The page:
Part B – Some preliminary questions – in the context of understanding the 16th amendment:
Part C – The government’s reply and the “tax academic” supporters are notable in that they:
Part D – An attempt to consolidate what the government and tax profs are saying …
Part E – Retroactivity – An Uncomfortable Truth
Appendix – The Tax Law Center

_____________________________________________________

Continue reading

Part 44 – The Moores, Unrealized Income And Exporting US Taxes, Forms And Penalties To Residents Of Other Countries

Exporting U.S. taxes, forms and penalties to the residents of other countries

In the Moore appeal, the Supreme Court of the United States is charged with the task of determining whether “realization” is a necessary condition, for an “accession to wealth”, to qualify as “income” under the 16th Amendment. This broad question arises in the context of the Moores, who as “U.S. Shareholders” of a CFC, were subjected to the MRT which facilitated the double taxation of the Moores. The Moores, who reside in the United States, certainly have not and have no expectation of receiving a distribution from the India corporation. As problematic as the MRT was for the Moores, the MRT was far more devastating for Americans abroad, who were operating businesses that although “foreign to the United States”, were “local” to them. For the Moores their investment in the CFC represented an investment in a corporation that was “foreign” to both the Moores and the United States. Americans abroad were shareholders in CFCs (unlike the Moores and other resident Americans) that were “local” to them but foreign to the United States. In addition, for Americans abroad the CFC typically represents a pension/retirement planning vehicle. How can it be that the MRT could apply to individuals who live in other countries and are shareholders of corporations created in those countries? The answer is of course the extra-territorial application of the U.S. tax system to residents of other countries who happen to be U.S. citizens. In fact, the use of Canadian Controlled Private Corporations by dual US/Canada citizens living in Canada, demonstrates that it is possible for a U.S. citizen in Canada to be a shareholder in a Canadian corporation that would not qualify as CFCs if owned by U.S. residents.

The key takeaway is that the U.S. tax system, because of the extra-territorial tax regime (citizenship-based taxation) has a profoundly negative effect on individuals who are residents of other countries! U.S. tax law applies NOT only to U.S. residents but to residents of other countries who cannot demonstrate they are nonresident aliens. Therefore, a decision that the 16th Amendment does NOT require “realization” means that the U.S. will export the taxation of “unrealized income” to residents of other countries. The U.S. would tax the “unrealized income” of residents of other countries even when those other countries did not recognize the unrealized income as a taxable event!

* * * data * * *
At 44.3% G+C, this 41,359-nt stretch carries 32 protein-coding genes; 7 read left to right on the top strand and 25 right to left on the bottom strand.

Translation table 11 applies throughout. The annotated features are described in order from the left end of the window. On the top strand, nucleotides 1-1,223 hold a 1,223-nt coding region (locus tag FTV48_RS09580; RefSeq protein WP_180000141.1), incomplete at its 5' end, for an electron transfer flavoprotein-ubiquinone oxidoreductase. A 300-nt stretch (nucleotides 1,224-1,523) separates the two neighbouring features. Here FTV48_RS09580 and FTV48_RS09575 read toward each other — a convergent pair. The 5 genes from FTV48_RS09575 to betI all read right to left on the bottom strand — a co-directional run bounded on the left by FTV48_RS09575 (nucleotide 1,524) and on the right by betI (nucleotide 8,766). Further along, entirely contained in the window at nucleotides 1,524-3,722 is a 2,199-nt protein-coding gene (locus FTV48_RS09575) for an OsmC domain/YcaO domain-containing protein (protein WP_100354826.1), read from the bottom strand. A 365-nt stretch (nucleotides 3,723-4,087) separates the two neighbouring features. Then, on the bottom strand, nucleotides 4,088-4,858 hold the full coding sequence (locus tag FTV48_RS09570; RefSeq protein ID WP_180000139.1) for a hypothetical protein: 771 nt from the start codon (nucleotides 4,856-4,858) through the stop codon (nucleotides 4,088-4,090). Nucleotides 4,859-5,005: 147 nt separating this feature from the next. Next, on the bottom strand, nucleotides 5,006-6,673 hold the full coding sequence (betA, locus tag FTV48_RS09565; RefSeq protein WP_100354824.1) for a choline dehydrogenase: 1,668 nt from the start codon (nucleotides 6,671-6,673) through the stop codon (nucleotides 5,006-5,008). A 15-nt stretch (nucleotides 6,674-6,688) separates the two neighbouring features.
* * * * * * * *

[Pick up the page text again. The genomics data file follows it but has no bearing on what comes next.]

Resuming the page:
In some circumstances the taxation of unrealized income would lead to double taxation. In other circumstances the taxation of unrealized income would frustrate the objectives of the tax policy of the other country. In many circumstances the taxation of “unrealized income” allows the United States to tax the wealth of other nations. It’s important to recognize that when the Supreme Court rules in the Moore appeal, it will also be deciding whether the U.S. can export the taxation of “unrealized income” to other countries! This has huge implications for both the residents and tax sovereignty of other countries.

Some EXISTING examples

Continue reading

Part 42 – In Moore The Supreme Court Should Consider The Retroactive Nature Of The Transition Tax

Prologue – Taxation, Fairness And “The Man On The Street”

Imagine asking an individual (who was not a tax academic, lawyer or accountant) the following two questions:

1. Do you think that people should be forced to pay taxes on income never received?

2. Do you think people should be forced to pay taxes on income from the previous 30 years that they had never received?

The average person would be shocked by the possibility of this.

It may be difficult for the average person to understand Subpart F’s attribution of the income of a corporation to a shareholder. The average person would not doubt the unfairness of attributing 30 years of untaxed earnings of the corporation to the shareholder (especially when the income was never received by the shareholder).

Moore and Retroactivity – The Readers Digest Version

This history of the Moore case is described by Professors Brooks and Gamage as follows:

The taxpayers brought suit challenging the MRT, arguing that it was an unapportioned direct tax and therefore in violation of the Constitution.25 (They also argued that its seeming retroactivity was in violation of the Due Process clause of the Fifth Amendment,26 though this was not the main focus of the case, nor did the dissenters address it, nor do the petitioners raise the issue in the cert petition, so we put that claim aside.27) The district court dismissed the claim, and a three-judge panel of the Ninth Circuit unanimously affirmed the dismissal.28 The taxpayers’ subsequent petition for rehearing and rehearing en banc was denied.29

The Chamber of Commerce’s amicus cert brief filed on March 27, 2023 included on page 18:

The Constitution imposes numerous safeguards that prevent the government from making rapid changes that would unsettle expectations. Such principles “find[] expression in several [constitutional] provisions,” Landgraf v. USI Film Prods., 511 U.S. 244, 265 (1994), and often implicate tax laws.

First, “a retroactive tax provision [can be] so harsh and oppressive as to transgress the constitutional limitation” of due process. Carlton, 512 U.S. at 30. When “Congress act[s] promptly and establishe[s] only a modest period of retroactivity,” like “only slightly greater than one year,” a tax law’s retroactive effect has been deemed permissible. Id. at 32–33. But a tax law that deals with a “novel development” regarding “a transfer that occurred 12 years earlier” has been held unconstitutional. Id. at 34 (discussing Nichols v. Coolidge, 274 U.S. 531 (1927)). Here, of course, the Ninth Circuit called the MRT a “novel concept,” and it reached back—not one, not twelve—but more than thirty years into the past, long after companies made decisions about where to locate their long-term as- sets.2 App 6. The MRT’s aggressive retroactivity showcases the danger of unmooring income from its defining principle of realization. Erasing the realization requirement upends taxpayer expectations—leaving them looking over their shoulders for what unrealized gain Congress might next call “income.”